The Time in Between
It was really easy to forget that I have cancer.
Everything had just been so normal. After just a couple of days of not ingesting arsenic, I felt completely revived, and this last month off from chemo was the best I’ve felt since October. Full of energy, eating well, allowed to mingle in public without fear because my white blood cell count rebounded.
The bone marrow biopsy had left its mark though. Even though it was a simple and quick procedure with barely any initial irritation to whine about, the recovery was something else. I slept awkwardly, limped for nearly a week, and shifted all my weight to my left leg such that it was sore from overuse.
But I hardly had cause to complain. By the end of the month my walks were getting longer and longer and even progressed to some light hiking. I was emboldened by the disappearance of brain fog and all the other ugly things that chemo had brought on the month before. I had the attention span to even read a whole book! (Which is really good, as I have run out of MasterChef seasons to watch).
I went to actual restaurants for the first time since October. Pete and I even took two road trips: one to Medicine Hat to see my Dad and then a few days later we were off to the mountains. Our friends at the Alberta tourism board treated us to a dreamy stay at Mount Engadine Lodge. They even turned on the blue skies and moderate temperatures for us. We walked around it until I exhausted myself, ate well, saw friends, and also spent a couple of days in Canmore and Banff just because. The mountains give me strength, they always have, and I relished every moment of it.
I did not speak the L word or the C word very often. I didn’t feel it, I didn’t want to think about it, and I didn’t have to. My time off was my time off, from all of it.
But then the results of my bone marrow biopsy started to trickle in. I waltzed into my doctor’s office last week with nary a concern – the initial scan showed I was clean, and I expected the deeper look at the molecular level to say the same. By now, according to protocol and 90% of patients who have taken this treatment before me, my active cancer cell count should have been zero.
One test showed that it wasn’t, and that was not the news I was expecting. The doctor talked about my possible resistance to arsenic and that the next step could potentially be a bone marrow transplant. Such a procedure is risky, requires a lot of hospital time, and has a year-long recovery period.
“I’m sorry to alarm you,” he said. We had one more test result to wait for so nothing was certain. But I was reeling.
My last week of time off was suddenly not that. Pete and I had planned to head to Edmonton to visit family but I couldn’t stop crying or bring myself to face anyone. I went from agony to acceptance to disbelief. There was a dramatic decrease in the cancer cell count (from 85% to 0.5%) – how could it not be working? How could I be one of the very few people that is actually resistant?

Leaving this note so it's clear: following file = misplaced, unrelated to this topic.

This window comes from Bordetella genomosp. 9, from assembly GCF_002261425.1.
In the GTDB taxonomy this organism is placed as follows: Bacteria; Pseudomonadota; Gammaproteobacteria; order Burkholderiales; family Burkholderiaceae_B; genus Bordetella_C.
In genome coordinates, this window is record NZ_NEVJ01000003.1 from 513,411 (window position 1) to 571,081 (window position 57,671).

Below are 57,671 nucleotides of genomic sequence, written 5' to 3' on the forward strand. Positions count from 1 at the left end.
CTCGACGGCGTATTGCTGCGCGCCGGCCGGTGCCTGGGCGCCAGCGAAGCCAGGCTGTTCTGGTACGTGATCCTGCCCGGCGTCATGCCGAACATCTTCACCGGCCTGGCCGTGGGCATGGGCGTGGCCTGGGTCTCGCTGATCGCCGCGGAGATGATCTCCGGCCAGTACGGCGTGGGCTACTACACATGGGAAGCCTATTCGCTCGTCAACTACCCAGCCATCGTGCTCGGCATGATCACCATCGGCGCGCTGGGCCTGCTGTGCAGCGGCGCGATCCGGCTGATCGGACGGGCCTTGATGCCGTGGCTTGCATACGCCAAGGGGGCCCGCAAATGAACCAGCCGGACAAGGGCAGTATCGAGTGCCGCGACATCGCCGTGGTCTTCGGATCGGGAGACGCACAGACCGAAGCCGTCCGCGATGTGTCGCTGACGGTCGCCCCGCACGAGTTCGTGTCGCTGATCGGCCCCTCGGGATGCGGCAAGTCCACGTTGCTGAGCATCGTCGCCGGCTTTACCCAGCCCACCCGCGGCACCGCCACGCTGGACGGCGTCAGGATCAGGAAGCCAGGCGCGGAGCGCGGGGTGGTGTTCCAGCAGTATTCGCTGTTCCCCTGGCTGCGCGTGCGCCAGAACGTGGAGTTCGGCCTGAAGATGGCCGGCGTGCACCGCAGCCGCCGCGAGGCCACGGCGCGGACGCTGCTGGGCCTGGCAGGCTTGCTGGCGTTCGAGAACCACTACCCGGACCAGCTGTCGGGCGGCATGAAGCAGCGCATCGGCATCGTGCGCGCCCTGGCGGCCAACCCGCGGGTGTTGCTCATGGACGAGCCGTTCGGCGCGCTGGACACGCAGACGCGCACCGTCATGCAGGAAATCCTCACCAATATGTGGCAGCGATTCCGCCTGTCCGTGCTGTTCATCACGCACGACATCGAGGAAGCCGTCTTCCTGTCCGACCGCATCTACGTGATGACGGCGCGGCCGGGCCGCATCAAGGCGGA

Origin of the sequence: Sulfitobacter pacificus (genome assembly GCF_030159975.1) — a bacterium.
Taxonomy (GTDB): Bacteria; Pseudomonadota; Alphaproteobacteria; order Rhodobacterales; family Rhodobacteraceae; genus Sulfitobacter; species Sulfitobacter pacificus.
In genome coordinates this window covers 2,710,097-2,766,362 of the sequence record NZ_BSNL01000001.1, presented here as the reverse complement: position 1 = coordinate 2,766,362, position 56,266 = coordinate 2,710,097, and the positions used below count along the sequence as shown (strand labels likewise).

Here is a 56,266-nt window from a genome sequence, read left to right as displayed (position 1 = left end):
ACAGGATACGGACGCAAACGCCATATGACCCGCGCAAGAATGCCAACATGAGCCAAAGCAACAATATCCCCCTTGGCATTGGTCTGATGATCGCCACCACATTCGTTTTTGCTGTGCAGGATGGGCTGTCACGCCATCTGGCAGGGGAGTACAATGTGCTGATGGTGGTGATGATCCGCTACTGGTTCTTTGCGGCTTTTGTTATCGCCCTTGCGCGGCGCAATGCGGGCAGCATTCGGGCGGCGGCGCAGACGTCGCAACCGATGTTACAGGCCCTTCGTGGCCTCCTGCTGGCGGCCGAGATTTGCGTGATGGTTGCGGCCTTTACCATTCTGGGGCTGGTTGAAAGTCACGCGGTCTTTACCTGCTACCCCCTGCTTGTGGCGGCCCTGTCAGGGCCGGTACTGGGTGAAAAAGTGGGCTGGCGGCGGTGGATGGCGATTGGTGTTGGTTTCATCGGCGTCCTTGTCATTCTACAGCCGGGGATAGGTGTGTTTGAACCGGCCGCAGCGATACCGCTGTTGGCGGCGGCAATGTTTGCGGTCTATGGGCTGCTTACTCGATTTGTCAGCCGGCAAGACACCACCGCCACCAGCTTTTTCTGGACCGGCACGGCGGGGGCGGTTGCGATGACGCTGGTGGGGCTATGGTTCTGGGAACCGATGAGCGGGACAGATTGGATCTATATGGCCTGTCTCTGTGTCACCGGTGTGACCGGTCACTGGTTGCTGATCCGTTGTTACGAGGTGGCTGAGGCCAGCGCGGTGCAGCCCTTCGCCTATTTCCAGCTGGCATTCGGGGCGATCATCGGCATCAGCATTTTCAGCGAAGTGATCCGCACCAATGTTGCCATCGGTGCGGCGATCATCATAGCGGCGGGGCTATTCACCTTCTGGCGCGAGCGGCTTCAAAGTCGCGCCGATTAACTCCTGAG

Turns out, I wasn’t. The first test was a false positive. A deeper look – ran twice just to make sure – showed that the asshole cells had been wiped out. The doctor called on Friday to tell me that I was officially in complete molecular remission.
This is it, guys. I’VE WON. I don’t think I have to expand here as you may be able to imagine the celebration that ensued. (Or maybe not? I will only say that it included a lot of ugly crying, gatherings of friends and family, a limo ride, shooters, champagne, purse juice, and a surprising absence of a hangover that I will chock up to the fact that my body is now used to much harsher toxins.)
The rate of relapse for this type of cancer is very low. This is, as we hoped from the beginning, going to be a painful but relatively short blip in my journey. It has not been without it’s extremely terrifying moments and will change our lives in other ways, but this end result is the absolute best we could have hoped for.
It’s not quite over yet. I started chemo again on Monday and will continue every weekday until April 7th. I expect the same brain fog, fatigue, and other side effects as the previous round. But this one will be different for one big reason: it will be my last.
However, I will still be bound by my cancer. For the next two years (at least), I will need to have tests done every month and see the doctor every couple. I will be able to travel, but Pete and I clearly cannot just pick up the lifestyle that we used to have. Everything changes.
How? Nothing is entirely certain just yet as we are still just grappling with it all. After eight years of carefree travel, this will be an adjustment. Many people who travel for as long as we have most often choose to slow down after a certain point, but for us, this certainly won’t be by choice. It will be a necessity.
Hence the grappling. I keep telling myself that it doesn’t have to be worse, just different. I hope to believe it soon enough.